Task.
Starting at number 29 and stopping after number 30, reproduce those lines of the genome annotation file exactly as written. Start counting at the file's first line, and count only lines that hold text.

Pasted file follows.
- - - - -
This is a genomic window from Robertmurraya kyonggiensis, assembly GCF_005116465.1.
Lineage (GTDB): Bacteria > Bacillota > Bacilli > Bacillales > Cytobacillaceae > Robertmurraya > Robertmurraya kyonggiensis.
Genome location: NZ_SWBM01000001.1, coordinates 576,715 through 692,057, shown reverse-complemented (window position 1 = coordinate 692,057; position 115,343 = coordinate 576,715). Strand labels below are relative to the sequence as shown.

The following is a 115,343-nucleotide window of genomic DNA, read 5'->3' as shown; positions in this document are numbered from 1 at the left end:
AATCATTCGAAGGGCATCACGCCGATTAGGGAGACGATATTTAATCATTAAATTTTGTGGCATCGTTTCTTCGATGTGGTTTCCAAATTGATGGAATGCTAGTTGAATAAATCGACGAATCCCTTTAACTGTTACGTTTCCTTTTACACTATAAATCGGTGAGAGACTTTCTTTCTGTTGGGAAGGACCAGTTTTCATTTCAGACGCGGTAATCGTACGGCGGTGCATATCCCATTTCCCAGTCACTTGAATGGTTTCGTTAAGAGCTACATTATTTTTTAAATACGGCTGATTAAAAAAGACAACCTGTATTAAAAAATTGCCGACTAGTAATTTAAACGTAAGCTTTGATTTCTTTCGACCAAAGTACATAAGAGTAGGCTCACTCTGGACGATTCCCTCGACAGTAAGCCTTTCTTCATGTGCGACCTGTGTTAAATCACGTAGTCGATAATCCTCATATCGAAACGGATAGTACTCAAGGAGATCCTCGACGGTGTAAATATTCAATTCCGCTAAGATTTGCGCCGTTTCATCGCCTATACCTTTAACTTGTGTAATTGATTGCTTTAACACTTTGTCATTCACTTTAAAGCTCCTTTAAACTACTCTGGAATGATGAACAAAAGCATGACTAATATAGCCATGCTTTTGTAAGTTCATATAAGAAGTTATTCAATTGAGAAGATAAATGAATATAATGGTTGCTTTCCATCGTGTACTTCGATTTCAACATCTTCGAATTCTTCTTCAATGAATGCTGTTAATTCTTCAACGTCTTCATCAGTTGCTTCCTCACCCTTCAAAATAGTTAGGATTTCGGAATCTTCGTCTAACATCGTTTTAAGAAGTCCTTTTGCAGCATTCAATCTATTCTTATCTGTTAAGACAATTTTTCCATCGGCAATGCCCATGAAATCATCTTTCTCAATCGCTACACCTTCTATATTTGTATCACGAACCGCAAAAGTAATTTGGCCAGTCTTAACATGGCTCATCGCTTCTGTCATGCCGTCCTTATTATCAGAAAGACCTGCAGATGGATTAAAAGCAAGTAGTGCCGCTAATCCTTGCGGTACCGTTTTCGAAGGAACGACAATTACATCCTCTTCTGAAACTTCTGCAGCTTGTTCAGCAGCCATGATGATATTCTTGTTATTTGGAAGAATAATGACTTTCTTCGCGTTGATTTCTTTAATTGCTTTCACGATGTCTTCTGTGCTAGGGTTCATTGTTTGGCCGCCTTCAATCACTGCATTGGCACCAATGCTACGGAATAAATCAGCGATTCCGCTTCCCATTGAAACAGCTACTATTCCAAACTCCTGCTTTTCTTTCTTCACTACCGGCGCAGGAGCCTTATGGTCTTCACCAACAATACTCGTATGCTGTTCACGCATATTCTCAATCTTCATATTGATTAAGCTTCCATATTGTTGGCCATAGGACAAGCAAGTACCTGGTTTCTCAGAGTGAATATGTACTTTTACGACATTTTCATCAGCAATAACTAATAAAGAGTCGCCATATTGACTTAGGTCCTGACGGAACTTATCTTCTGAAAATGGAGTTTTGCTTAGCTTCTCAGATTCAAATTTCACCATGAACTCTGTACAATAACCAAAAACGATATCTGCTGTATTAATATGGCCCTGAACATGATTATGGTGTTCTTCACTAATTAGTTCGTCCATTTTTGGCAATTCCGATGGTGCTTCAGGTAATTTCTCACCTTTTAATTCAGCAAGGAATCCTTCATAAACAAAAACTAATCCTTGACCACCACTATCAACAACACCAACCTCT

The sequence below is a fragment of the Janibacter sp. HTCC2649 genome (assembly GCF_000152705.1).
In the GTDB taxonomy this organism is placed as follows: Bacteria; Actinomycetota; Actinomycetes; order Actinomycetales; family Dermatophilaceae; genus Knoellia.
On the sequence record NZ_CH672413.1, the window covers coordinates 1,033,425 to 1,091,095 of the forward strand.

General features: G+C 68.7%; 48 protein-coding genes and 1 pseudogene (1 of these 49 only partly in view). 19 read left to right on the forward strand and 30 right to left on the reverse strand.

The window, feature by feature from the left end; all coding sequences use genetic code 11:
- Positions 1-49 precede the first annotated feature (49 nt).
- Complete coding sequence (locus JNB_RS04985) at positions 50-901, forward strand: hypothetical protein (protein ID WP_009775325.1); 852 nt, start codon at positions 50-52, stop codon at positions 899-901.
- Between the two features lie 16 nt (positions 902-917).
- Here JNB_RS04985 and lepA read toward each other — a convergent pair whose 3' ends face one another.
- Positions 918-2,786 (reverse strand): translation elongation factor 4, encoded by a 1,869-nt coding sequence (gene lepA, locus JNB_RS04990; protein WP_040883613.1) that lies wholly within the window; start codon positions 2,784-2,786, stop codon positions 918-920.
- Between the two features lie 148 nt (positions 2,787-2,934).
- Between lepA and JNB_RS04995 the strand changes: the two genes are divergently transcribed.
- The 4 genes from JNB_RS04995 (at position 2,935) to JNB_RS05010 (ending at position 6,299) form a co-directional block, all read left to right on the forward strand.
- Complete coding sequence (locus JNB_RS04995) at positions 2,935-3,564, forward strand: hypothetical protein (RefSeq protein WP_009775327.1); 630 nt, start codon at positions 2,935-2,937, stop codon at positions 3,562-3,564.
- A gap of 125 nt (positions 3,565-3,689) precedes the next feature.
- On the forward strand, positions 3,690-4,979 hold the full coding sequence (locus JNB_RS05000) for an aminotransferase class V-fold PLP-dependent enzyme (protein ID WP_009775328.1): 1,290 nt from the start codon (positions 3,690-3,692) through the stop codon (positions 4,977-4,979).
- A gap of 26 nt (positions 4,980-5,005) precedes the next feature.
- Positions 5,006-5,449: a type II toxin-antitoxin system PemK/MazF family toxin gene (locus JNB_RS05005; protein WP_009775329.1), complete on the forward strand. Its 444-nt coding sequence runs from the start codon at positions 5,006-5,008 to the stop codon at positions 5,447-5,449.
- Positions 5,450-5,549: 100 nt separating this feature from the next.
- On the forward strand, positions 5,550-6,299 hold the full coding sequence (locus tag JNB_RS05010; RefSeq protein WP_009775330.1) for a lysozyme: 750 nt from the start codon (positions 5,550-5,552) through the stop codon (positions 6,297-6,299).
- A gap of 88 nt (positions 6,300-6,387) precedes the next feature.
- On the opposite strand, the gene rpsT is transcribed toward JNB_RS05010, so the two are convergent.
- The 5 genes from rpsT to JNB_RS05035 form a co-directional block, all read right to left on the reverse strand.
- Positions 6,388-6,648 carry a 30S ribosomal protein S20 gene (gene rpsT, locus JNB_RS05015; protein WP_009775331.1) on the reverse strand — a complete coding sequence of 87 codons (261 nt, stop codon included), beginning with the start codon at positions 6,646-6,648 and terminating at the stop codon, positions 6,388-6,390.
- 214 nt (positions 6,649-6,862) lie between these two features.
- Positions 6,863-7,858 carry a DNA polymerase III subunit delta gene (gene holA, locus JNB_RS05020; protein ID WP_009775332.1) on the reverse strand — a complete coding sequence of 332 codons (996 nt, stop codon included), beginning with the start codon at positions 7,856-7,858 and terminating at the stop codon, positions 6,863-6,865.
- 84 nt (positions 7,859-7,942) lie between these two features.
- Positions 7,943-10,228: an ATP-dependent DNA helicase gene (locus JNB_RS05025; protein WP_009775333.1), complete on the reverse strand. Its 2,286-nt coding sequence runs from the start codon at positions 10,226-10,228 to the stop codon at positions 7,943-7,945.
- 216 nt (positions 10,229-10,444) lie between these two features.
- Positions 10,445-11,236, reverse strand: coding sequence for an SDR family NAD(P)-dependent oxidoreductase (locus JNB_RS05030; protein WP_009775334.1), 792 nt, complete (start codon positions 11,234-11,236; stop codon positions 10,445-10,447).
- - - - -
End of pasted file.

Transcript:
- Positions 6,388-6,648 carry a 30S ribosomal protein S20 gene (gene rpsT, locus JNB_RS05015; protein WP_009775331.1) on the reverse strand — a complete coding sequence of 87 codons (261 nt, stop codon included), beginning with the start codon at positions 6,646-6,648 and terminating at the stop codon, positions 6,388-6,390.
- 214 nt (positions 6,649-6,862) lie between these two features.